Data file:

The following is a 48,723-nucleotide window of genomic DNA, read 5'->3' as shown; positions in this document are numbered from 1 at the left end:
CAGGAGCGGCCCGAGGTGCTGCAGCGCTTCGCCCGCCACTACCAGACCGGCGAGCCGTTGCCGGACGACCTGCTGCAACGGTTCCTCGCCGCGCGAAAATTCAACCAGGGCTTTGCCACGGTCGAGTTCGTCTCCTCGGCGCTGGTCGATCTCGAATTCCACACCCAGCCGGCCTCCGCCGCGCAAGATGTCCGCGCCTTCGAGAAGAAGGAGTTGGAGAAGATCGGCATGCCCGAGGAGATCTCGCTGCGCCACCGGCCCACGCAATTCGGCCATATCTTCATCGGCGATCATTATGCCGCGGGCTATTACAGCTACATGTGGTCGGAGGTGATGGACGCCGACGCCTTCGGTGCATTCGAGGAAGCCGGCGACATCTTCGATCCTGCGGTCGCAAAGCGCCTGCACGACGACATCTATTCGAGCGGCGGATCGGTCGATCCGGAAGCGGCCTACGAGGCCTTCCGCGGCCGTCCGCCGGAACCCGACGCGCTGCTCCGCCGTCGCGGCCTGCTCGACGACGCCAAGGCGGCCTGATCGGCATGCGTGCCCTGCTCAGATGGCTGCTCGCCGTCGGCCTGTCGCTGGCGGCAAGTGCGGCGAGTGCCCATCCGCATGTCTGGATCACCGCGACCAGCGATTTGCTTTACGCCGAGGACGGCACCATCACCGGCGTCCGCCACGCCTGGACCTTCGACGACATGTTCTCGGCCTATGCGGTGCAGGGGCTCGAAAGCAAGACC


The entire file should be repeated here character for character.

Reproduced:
The following is a 48,723-nucleotide window of genomic DNA, read 5'->3' as shown; positions in this document are numbered from 1 at the left end:
CAGGAGCGGCCCGAGGTGCTGCAGCGCTTCGCCCGCCACTACCAGACCGGCGAGCCGTTGCCGGACGACCTGCTGCAACGGTTCCTCGCCGCGCGAAAATTCAACCAGGGCTTTGCCACGGTCGAGTTCGTCTCCTCGGCGCTGGTCGATCTCGAATTCCACACCCAGCCGGCCTCCGCCGCGCAAGATGTCCGCGCCTTCGAGAAGAAGGAGTTGGAGAAGATCGGCATGCCCGAGGAGATCTCGCTGCGCCACCGGCCCACGCAATTCGGCCATATCTTCATCGGCGATCATTATGCCGCGGGCTATTACAGCTACATGTGGTCGGAGGTGATGGACGCCGACGCCTTCGGTGCATTCGAGGAAGCCGGCGACATCTTCGATCCTGCGGTCGCAAAGCGCCTGCACGACGACATCTATTCGAGCGGCGGATCGGTCGATCCGGAAGCGGCCTACGAGGCCTTCCGCGGCCGTCCGCCGGAACCCGACGCGCTGCTCCGCCGTCGCGGCCTGCTCGACGACGCCAAGGCGGCCTGATCGGCATGCGTGCCCTGCTCAGATGGCTGCTCGCCGTCGGCCTGTCGCTGGCGGCAAGTGCGGCGAGTGCCCATCCGCATGTCTGGATCACCGCGACCAGCGATTTGCTTTACGCCGAGGACGGCACCATCACCGGCGTCCGCCACGCCTGGACCTTCGACGACATGTTCTCGGCCTATGCGGTGCAGGGGCTCGAAAGCAAGACC